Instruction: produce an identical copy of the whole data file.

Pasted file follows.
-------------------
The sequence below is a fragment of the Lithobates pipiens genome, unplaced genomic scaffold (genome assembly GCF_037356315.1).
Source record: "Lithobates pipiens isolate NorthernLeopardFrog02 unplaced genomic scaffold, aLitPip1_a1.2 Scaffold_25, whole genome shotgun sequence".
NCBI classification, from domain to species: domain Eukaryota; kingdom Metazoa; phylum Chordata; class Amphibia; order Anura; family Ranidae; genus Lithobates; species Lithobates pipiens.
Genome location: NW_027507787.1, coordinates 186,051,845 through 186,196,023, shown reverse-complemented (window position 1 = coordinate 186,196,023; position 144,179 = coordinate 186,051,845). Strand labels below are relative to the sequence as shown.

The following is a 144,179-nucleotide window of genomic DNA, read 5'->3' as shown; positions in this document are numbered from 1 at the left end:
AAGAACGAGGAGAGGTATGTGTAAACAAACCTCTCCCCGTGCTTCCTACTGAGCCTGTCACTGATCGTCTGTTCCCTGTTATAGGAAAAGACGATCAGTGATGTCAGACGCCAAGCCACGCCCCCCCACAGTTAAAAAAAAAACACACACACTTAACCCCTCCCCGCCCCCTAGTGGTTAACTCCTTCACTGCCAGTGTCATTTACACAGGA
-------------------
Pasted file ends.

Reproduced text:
The sequence below is a fragment of the Lithobates pipiens genome, unplaced genomic scaffold (genome assembly GCF_037356315.1).
Source record: "Lithobates pipiens isolate NorthernLeopardFrog02 unplaced genomic scaffold, aLitPip1_a1.2 Scaffold_25, whole genome shotgun sequence".
NCBI classification, from domain to species: domain Eukaryota; kingdom Metazoa; phylum Chordata; class Amphibia; order Anura; family Ranidae; genus Lithobates; species Lithobates pipiens.
Genome location: NW_027507787.1, coordinates 186,051,845 through 186,196,023, shown reverse-complemented (window position 1 = coordinate 186,196,023; position 144,179 = coordinate 186,051,845). Strand labels below are relative to the sequence as shown.

The following is a 144,179-nucleotide window of genomic DNA, read 5'->3' as shown; positions in this document are numbered from 1 at the left end:
AAGAACGAGGAGAGGTATGTGTAAACAAACCTCTCCCCGTGCTTCCTACTGAGCCTGTCACTGATCGTCTGTTCCCTGTTATAGGAAAAGACGATCAGTGATGTCAGACGCCAAGCCACGCCCCCCCACAGTTAAAAAAAAAACACACACACTTAACCCCTCCCCGCCCCCTAGTGGTTAACTCCTTCACTGCCAGTGTCATTTACACAGGA